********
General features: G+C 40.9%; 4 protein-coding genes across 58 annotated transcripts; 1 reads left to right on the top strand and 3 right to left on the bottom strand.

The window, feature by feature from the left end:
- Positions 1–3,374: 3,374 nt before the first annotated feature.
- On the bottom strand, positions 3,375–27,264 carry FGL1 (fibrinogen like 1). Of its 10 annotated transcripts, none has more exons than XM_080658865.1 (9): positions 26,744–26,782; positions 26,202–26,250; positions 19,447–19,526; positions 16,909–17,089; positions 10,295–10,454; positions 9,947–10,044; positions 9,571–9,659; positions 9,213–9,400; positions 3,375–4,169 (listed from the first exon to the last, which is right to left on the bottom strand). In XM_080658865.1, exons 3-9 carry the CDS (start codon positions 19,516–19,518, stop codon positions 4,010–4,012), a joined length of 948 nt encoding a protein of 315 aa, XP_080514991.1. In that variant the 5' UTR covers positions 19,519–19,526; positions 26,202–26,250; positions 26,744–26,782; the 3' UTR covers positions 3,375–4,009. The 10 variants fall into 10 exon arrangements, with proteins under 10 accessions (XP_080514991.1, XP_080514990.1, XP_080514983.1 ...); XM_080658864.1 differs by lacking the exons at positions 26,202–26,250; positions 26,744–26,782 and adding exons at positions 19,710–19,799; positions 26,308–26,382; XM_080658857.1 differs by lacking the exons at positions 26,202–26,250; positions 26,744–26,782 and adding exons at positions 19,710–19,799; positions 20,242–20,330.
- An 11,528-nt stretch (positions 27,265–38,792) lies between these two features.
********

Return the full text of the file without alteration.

General features: G+C 40.9%; 4 protein-coding genes across 58 annotated transcripts; 1 reads left to right on the top strand and 3 right to left on the bottom strand.

The window, feature by feature from the left end:
- Positions 1–3,374: 3,374 nt before the first annotated feature.
- On the bottom strand, positions 3,375–27,264 carry FGL1 (fibrinogen like 1). Of its 10 annotated transcripts, none has more exons than XM_080658865.1 (9): positions 26,744–26,782; positions 26,202–26,250; positions 19,447–19,526; positions 16,909–17,089; positions 10,295–10,454; positions 9,947–10,044; positions 9,571–9,659; positions 9,213–9,400; positions 3,375–4,169 (listed from the first exon to the last, which is right to left on the bottom strand). In XM_080658865.1, exons 3-9 carry the CDS (start codon positions 19,516–19,518, stop codon positions 4,010–4,012), a joined length of 948 nt encoding a protein of 315 aa, XP_080514991.1. In that variant the 5' UTR covers positions 19,519–19,526; positions 26,202–26,250; positions 26,744–26,782; the 3' UTR covers positions 3,375–4,009. The 10 variants fall into 10 exon arrangements, with proteins under 10 accessions (XP_080514991.1, XP_080514990.1, XP_080514983.1 ...); XM_080658864.1 differs by lacking the exons at positions 26,202–26,250; positions 26,744–26,782 and adding exons at positions 19,710–19,799; positions 26,308–26,382; XM_080658857.1 differs by lacking the exons at positions 26,202–26,250; positions 26,744–26,782 and adding exons at positions 19,710–19,799; positions 20,242–20,330.
- An 11,528-nt stretch (positions 27,265–38,792) lies between these two features.